What is Worm Moon that will be seen this week
Starting today, a full moon will light up the sky and will be seen all through this week. It is the last full moon we will be seeing in winter. Named the 'Worm Moon' by Native American tribes in the 18th century, the upcoming full moon will be seen in the direction of the constellation Leo, near the star Regulus.
Why does this story matter?
- Full moons that occur each month have been given popular nicknames, by various cultures across the globe. They are often named after weather events that occur during that part of the year. For instance, February's full moon is called Snow Moon.
- It's a widespread belief that there is special energy associated with full moons and several people indulge in manifestation practices during these times.
How did Worm Moon get its name?
The Maine Farmers' almanac started publishing Native American names for full moons and these names are now widely known and used. According to the almanac, American tribes called March's full moon as Worm, Crow, Crust, or Sugar Moon. The name 'Worm Moon' signifies the time when earthworms and other insects would climb out of their hideouts to welcome spring.
Why is it also called Crow or Sugar Moon?
It is also called the Crow Moon, with reference to the cawing of crows which signaled the end of winter. Other names include the Sap (or Sugar) Moon because it was the time for tapping maple trees. A European name for March's full moon is the Lenten Moon since it coincides with Lent, the traditional period of fasting that precedes Easter.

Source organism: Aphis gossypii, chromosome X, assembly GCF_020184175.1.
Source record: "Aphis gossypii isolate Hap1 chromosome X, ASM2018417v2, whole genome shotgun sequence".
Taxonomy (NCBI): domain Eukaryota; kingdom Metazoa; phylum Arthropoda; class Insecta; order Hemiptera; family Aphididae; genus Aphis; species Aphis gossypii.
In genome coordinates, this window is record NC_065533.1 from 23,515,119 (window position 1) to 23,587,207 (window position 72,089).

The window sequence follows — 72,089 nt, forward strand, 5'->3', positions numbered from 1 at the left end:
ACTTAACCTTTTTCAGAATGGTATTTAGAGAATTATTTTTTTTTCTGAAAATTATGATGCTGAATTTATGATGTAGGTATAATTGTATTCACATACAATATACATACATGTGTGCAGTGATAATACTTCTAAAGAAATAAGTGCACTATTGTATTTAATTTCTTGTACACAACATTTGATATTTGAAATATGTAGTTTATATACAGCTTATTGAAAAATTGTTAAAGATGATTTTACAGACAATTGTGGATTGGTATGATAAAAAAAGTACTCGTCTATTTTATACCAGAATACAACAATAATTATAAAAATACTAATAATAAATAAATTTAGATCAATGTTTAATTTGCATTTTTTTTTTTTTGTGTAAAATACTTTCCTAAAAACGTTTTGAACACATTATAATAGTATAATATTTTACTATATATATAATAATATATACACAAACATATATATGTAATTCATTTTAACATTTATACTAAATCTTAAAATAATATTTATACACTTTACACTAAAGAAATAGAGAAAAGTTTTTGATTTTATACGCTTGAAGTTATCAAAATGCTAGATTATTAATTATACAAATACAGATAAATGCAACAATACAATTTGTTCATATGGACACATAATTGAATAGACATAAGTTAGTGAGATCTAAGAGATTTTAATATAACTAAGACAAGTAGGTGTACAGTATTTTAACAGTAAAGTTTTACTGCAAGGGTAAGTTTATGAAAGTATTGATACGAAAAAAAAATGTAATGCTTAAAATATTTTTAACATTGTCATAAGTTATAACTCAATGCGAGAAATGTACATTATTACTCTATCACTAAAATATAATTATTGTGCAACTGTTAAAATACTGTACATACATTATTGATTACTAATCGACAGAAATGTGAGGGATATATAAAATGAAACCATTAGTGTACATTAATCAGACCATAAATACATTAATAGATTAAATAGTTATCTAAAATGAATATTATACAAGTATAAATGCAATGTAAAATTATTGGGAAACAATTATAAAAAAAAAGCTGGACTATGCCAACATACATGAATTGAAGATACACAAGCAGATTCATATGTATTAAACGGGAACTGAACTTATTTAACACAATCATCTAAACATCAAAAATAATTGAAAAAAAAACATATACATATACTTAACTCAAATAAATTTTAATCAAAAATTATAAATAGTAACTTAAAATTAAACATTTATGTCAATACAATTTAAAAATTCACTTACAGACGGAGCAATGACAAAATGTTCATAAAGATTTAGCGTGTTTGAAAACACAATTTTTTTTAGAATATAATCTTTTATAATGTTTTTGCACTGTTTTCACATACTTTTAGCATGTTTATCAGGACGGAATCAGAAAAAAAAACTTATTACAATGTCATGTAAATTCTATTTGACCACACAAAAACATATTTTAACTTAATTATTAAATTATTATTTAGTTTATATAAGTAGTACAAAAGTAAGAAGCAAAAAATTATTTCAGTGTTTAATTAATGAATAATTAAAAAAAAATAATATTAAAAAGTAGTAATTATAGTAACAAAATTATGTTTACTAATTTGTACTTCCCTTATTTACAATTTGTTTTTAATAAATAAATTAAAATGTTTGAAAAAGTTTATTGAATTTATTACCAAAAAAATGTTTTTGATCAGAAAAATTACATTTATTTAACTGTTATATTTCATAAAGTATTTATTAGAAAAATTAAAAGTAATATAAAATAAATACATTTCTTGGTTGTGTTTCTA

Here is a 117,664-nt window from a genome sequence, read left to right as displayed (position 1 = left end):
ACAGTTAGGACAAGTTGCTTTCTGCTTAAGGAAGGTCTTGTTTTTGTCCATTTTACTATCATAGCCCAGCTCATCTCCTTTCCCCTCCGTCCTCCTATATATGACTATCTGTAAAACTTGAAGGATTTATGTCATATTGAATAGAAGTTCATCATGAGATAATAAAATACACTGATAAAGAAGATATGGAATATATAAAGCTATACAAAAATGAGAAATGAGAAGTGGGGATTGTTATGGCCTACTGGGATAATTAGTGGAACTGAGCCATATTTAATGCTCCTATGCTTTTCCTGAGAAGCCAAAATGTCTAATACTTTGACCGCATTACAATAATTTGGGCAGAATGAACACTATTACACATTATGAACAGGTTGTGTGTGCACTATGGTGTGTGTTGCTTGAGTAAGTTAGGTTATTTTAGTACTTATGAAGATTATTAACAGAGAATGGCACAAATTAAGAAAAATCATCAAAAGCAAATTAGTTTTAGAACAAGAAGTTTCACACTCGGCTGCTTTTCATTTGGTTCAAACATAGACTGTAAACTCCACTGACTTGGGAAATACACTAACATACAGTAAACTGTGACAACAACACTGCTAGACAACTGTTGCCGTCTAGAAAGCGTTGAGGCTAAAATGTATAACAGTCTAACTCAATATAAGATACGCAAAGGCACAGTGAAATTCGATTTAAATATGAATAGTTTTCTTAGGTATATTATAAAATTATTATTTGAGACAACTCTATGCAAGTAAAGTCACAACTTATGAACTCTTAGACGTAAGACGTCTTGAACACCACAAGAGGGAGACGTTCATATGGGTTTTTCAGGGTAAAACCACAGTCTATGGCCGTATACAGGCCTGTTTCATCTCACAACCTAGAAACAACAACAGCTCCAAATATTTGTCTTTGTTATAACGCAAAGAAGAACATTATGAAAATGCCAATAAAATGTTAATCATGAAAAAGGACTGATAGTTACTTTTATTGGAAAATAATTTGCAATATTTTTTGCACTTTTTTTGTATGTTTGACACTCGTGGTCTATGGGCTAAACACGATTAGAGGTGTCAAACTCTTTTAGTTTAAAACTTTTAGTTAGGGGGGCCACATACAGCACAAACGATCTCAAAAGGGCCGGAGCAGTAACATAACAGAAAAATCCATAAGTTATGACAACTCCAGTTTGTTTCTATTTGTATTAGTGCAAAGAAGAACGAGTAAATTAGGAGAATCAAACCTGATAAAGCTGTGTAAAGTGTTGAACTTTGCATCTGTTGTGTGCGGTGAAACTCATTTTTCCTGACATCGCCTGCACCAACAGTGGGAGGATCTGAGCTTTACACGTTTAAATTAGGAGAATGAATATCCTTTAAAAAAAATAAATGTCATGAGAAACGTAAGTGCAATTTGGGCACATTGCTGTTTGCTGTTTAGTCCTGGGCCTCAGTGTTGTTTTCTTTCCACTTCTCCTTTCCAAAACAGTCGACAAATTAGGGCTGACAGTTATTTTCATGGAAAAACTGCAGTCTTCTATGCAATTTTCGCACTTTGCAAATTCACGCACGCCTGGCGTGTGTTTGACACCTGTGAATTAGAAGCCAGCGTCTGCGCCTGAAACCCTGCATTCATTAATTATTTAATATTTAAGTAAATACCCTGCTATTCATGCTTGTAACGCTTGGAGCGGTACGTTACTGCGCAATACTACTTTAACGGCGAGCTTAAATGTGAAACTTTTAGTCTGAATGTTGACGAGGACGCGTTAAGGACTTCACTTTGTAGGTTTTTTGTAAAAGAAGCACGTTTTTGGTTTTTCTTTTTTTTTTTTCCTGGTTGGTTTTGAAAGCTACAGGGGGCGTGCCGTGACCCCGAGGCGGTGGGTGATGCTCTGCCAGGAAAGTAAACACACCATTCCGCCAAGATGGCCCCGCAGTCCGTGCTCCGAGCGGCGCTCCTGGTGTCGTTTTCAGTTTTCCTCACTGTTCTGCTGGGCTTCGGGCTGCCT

The Venus-Jupiter conjunction will continue to be seen this week
Along with the full moon, we will also continue to witness the amazing spectacle of the Venus-Jupiter conjunction throughout this week. The planets will begin to set as the Moon starts to rise. You might not want to miss this rare conjunction since the planets are expected to only be visible for about an hour (if weather permits) at sunset near the western horizon.
You might also get to see a rainbow
In case it rains at night, you might also get to see a moonbow. Also called lunar rainbows, moonbows form when light from the Moon is refracted through water droplets in the air. They are extremely faint and are rare occurrences. Take note, moonbows only occur when the full moon is low in the sky, so keep an eye out for them after sunset.
We will have 13 full moons this year
Unlike most years, where we have 12 full moons, this year will have 13. Two supermoons—called the Sturgeon moon and Blue moon—will occur in August. Supermoons are brighter and appear larger in the sky because they are closer to Earth than normal.